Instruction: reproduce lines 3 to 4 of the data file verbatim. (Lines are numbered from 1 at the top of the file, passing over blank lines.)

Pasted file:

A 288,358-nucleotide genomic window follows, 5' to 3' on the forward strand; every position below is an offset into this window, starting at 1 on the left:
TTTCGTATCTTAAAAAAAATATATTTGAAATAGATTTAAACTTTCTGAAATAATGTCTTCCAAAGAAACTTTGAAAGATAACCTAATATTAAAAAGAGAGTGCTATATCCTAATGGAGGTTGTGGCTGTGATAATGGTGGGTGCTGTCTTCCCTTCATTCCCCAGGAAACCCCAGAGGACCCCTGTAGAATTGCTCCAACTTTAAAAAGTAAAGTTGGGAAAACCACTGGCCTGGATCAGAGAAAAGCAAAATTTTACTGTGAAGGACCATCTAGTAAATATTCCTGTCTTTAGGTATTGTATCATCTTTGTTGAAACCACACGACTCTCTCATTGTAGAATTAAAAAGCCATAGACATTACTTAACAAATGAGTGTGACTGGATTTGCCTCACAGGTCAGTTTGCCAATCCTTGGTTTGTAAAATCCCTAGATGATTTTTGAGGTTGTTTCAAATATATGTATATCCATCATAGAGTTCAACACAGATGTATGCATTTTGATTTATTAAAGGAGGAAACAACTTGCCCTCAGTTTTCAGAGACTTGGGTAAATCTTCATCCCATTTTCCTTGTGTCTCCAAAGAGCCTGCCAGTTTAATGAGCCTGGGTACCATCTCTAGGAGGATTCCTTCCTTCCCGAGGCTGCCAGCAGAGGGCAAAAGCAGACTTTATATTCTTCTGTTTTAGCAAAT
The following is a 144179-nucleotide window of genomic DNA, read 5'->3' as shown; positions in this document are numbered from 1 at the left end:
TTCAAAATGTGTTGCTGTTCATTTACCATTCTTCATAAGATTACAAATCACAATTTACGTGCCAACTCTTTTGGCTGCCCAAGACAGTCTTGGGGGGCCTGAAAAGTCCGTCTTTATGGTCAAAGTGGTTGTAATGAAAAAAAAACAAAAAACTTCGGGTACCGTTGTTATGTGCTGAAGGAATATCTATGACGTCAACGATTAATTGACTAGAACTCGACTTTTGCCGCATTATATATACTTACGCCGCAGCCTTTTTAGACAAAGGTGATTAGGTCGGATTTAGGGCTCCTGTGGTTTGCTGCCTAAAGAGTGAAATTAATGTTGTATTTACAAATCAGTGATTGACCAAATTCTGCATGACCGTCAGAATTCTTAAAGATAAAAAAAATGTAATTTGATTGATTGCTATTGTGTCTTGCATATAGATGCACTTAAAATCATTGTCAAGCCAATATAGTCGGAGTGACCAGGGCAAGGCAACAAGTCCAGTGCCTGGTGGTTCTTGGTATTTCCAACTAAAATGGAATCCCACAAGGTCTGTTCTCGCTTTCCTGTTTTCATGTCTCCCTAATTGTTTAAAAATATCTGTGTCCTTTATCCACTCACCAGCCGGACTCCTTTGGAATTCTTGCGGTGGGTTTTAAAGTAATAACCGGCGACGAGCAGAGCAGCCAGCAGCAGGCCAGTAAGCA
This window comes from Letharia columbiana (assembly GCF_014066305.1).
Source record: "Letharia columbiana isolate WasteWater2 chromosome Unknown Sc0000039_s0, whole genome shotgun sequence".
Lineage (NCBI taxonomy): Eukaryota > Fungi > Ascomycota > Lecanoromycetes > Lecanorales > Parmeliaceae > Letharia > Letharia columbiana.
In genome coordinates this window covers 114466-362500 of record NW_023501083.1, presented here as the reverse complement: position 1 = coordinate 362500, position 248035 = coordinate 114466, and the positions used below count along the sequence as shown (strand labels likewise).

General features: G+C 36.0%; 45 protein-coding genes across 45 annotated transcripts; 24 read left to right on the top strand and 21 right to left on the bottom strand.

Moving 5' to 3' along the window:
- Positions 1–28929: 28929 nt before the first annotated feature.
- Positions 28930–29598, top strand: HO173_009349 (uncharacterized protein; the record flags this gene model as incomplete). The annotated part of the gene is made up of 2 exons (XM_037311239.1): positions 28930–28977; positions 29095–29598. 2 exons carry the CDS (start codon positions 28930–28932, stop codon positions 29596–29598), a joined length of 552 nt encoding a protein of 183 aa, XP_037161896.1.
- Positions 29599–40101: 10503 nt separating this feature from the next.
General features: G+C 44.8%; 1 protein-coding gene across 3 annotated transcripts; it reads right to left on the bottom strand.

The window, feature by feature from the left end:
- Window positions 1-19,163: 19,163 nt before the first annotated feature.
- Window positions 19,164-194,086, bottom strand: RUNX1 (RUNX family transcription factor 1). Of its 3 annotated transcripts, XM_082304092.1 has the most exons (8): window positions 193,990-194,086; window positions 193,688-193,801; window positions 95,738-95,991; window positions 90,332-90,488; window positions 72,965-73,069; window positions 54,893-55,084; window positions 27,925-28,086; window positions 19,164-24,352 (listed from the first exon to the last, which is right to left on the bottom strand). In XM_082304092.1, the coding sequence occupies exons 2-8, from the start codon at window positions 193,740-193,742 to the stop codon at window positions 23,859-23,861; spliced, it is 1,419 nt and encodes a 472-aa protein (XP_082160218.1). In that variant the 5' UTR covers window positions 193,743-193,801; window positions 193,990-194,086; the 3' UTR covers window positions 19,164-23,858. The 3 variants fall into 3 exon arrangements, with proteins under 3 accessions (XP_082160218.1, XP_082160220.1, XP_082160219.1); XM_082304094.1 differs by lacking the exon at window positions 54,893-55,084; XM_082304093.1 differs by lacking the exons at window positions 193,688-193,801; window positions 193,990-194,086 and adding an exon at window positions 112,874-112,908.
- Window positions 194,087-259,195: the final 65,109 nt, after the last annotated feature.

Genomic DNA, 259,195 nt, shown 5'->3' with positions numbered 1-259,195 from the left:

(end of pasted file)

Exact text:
The following is a 144179-nucleotide window of genomic DNA, read 5'->3' as shown; positions in this document are numbered from 1 at the left end:
TTCAAAATGTGTTGCTGTTCATTTACCATTCTTCATAAGATTACAAATCACAATTTACGTGCCAACTCTTTTGGCTGCCCAAGACAGTCTTGGGGGGCCTGAAAAGTCCGTCTTTATGGTCAAAGTGGTTGTAATGAAAAAAAAACAAAAAACTTCGGGTACCGTTGTTATGTGCTGAAGGAATATCTATGACGTCAACGATTAATTGACTAGAACTCGACTTTTGCCGCATTATATATACTTACGCCGCAGCCTTTTTAGACAAAGGTGATTAGGTCGGATTTAGGGCTCCTGTGGTTTGCTGCCTAAAGAGTGAAATTAATGTTGTATTTACAAATCAGTGATTGACCAAATTCTGCATGACCGTCAGAATTCTTAAAGATAAAAAAAATGTAATTTGATTGATTGCTATTGTGTCTTGCATATAGATGCACTTAAAATCATTGTCAAGCCAATATAGTCGGAGTGACCAGGGCAAGGCAACAAGTCCAGTGCCTGGTGGTTCTTGGTATTTCCAACTAAAATGGAATCCCACAAGGTCTGTTCTCGCTTTCCTGTTTTCATGTCTCCCTAATTGTTTAAAAATATCTGTGTCCTTTATCCACTCACCAGCCGGACTCCTTTGGAATTCTTGCGGTGGGTTTTAAAGTAATAACCGGCGACGAGCAGAGCAGCCAGCAGCAGGCCAGTAAGCA